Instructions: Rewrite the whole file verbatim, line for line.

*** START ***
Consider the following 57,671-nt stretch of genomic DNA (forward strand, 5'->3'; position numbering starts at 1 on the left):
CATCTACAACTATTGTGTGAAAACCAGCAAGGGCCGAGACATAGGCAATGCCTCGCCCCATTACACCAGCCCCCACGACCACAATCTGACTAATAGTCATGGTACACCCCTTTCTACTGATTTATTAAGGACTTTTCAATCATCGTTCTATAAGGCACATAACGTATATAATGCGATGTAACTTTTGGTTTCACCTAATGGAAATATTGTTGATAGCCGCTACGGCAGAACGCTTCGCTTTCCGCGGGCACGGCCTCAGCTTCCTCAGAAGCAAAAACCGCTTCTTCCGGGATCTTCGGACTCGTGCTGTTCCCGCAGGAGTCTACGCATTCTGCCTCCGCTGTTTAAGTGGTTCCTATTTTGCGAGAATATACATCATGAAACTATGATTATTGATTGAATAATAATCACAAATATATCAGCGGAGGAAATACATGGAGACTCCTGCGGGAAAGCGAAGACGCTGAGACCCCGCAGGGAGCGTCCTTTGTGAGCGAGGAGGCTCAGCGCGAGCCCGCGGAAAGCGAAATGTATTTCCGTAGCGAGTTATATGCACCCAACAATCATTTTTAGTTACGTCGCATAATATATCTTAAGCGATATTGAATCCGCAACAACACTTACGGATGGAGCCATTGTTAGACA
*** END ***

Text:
Consider the following 57,671-nt stretch of genomic DNA (forward strand, 5'->3'; position numbering starts at 1 on the left):
CATCTACAACTATTGTGTGAAAACCAGCAAGGGCCGAGACATAGGCAATGCCTCGCCCCATTACACCAGCCCCCACGACCACAATCTGACTAATAGTCATGGTACACCCCTTTCTACTGATTTATTAAGGACTTTTCAATCATCGTTCTATAAGGCACATAACGTATATAATGCGATGTAACTTTTGGTTTCACCTAATGGAAATATTGTTGATAGCCGCTACGGCAGAACGCTTCGCTTTCCGCGGGCACGGCCTCAGCTTCCTCAGAAGCAAAAACCGCTTCTTCCGGGATCTTCGGACTCGTGCTGTTCCCGCAGGAGTCTACGCATTCTGCCTCCGCTGTTTAAGTGGTTCCTATTTTGCGAGAATATACATCATGAAACTATGATTATTGATTGAATAATAATCACAAATATATCAGCGGAGGAAATACATGGAGACTCCTGCGGGAAAGCGAAGACGCTGAGACCCCGCAGGGAGCGTCCTTTGTGAGCGAGGAGGCTCAGCGCGAGCCCGCGGAAAGCGAAATGTATTTCCGTAGCGAGTTATATGCACCCAACAATCATTTTTAGTTACGTCGCATAATATATCTTAAGCGATATTGAATCCGCAACAACACTTACGGATGGAGCCATTGTTAGACA